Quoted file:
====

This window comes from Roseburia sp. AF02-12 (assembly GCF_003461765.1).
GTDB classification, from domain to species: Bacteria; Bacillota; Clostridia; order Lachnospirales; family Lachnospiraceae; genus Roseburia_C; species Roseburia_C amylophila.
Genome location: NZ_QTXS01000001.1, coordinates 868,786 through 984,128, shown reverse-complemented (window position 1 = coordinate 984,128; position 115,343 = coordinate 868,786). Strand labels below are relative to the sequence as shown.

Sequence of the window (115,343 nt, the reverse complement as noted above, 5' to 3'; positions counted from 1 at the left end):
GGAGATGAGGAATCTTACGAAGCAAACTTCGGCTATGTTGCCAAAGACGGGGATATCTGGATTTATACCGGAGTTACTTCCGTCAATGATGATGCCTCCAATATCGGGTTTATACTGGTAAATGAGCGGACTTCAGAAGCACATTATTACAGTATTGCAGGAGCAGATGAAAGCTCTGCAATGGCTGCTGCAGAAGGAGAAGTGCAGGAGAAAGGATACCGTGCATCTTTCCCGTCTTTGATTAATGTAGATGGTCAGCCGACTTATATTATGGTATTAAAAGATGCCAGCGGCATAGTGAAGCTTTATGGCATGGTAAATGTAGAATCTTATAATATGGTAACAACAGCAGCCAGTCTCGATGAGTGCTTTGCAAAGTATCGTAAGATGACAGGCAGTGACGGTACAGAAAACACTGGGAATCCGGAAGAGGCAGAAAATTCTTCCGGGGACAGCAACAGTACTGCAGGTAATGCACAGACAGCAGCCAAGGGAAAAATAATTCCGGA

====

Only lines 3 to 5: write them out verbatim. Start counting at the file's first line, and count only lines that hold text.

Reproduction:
Genome location: NZ_QTXS01000001.1, coordinates 868,786 through 984,128, shown reverse-complemented (window position 1 = coordinate 984,128; position 115,343 = coordinate 868,786). Strand labels below are relative to the sequence as shown.

Sequence of the window (115,343 nt, the reverse complement as noted above, 5' to 3'; positions counted from 1 at the left end):
GGAGATGAGGAATCTTACGAAGCAAACTTCGGCTATGTTGCCAAAGACGGGGATATCTGGATTTATACCGGAGTTACTTCCGTCAATGATGATGCCTCCAATATCGGGTTTATACTGGTAAATGAGCGGACTTCAGAAGCACATTATTACAGTATTGCAGGAGCAGATGAAAGCTCTGCAATGGCTGCTGCAGAAGGAGAAGTGCAGGAGAAAGGATACCGTGCATCTTTCCCGTCTTTGATTAATGTAGATGGTCAGCCGACTTATATTATGGTATTAAAAGATGCCAGCGGCATAGTGAAGCTTTATGGCATGGTAAATGTAGAATCTTATAATATGGTAACAACAGCAGCCAGTCTCGATGAGTGCTTTGCAAAGTATCGTAAGATGACAGGCAGTGACGGTACAGAAAACACTGGGAATCCGGAAGAGGCAGAAAATTCTTCCGGGGACAGCAACAGTACTGCAGGTAATGCACAGACAGCAGCCAAGGGAAAAATAATTCCGGA